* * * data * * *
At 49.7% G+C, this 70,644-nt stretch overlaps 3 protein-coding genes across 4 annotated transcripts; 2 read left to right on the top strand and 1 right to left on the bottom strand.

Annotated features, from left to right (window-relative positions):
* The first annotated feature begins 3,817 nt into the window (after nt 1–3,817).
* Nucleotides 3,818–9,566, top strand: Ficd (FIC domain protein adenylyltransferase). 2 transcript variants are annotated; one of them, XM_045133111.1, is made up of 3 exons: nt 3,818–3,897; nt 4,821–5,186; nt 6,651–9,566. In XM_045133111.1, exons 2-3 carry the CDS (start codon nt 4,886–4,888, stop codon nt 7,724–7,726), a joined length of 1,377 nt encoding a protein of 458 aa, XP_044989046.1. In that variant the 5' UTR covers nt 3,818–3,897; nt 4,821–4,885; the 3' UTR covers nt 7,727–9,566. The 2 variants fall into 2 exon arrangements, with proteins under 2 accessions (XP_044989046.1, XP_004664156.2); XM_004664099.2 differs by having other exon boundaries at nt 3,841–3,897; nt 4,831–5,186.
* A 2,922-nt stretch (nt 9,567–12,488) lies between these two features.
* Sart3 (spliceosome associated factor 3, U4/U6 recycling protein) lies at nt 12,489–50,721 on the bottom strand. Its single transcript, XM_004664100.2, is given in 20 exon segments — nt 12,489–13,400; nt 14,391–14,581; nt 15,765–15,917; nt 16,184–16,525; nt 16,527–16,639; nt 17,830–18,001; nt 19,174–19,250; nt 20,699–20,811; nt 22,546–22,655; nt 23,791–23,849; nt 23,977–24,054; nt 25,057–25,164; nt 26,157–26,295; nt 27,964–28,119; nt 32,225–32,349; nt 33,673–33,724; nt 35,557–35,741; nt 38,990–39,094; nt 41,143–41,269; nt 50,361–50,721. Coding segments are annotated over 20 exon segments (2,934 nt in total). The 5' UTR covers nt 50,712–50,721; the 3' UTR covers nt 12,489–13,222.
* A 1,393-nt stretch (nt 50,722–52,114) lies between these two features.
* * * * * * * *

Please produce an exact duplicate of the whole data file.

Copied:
At 49.7% G+C, this 70,644-nt stretch overlaps 3 protein-coding genes across 4 annotated transcripts; 2 read left to right on the top strand and 1 right to left on the bottom strand.

Annotated features, from left to right (window-relative positions):
* The first annotated feature begins 3,817 nt into the window (after nt 1–3,817).
* Nucleotides 3,818–9,566, top strand: Ficd (FIC domain protein adenylyltransferase). 2 transcript variants are annotated; one of them, XM_045133111.1, is made up of 3 exons: nt 3,818–3,897; nt 4,821–5,186; nt 6,651–9,566. In XM_045133111.1, exons 2-3 carry the CDS (start codon nt 4,886–4,888, stop codon nt 7,724–7,726), a joined length of 1,377 nt encoding a protein of 458 aa, XP_044989046.1. In that variant the 5' UTR covers nt 3,818–3,897; nt 4,821–4,885; the 3' UTR covers nt 7,727–9,566. The 2 variants fall into 2 exon arrangements, with proteins under 2 accessions (XP_044989046.1, XP_004664156.2); XM_004664099.2 differs by having other exon boundaries at nt 3,841–3,897; nt 4,831–5,186.
* A 2,922-nt stretch (nt 9,567–12,488) lies between these two features.
* Sart3 (spliceosome associated factor 3, U4/U6 recycling protein) lies at nt 12,489–50,721 on the bottom strand. Its single transcript, XM_004664100.2, is given in 20 exon segments — nt 12,489–13,400; nt 14,391–14,581; nt 15,765–15,917; nt 16,184–16,525; nt 16,527–16,639; nt 17,830–18,001; nt 19,174–19,250; nt 20,699–20,811; nt 22,546–22,655; nt 23,791–23,849; nt 23,977–24,054; nt 25,057–25,164; nt 26,157–26,295; nt 27,964–28,119; nt 32,225–32,349; nt 33,673–33,724; nt 35,557–35,741; nt 38,990–39,094; nt 41,143–41,269; nt 50,361–50,721. Coding segments are annotated over 20 exon segments (2,934 nt in total). The 5' UTR covers nt 50,712–50,721; the 3' UTR covers nt 12,489–13,222.
* A 1,393-nt stretch (nt 50,722–52,114) lies between these two features.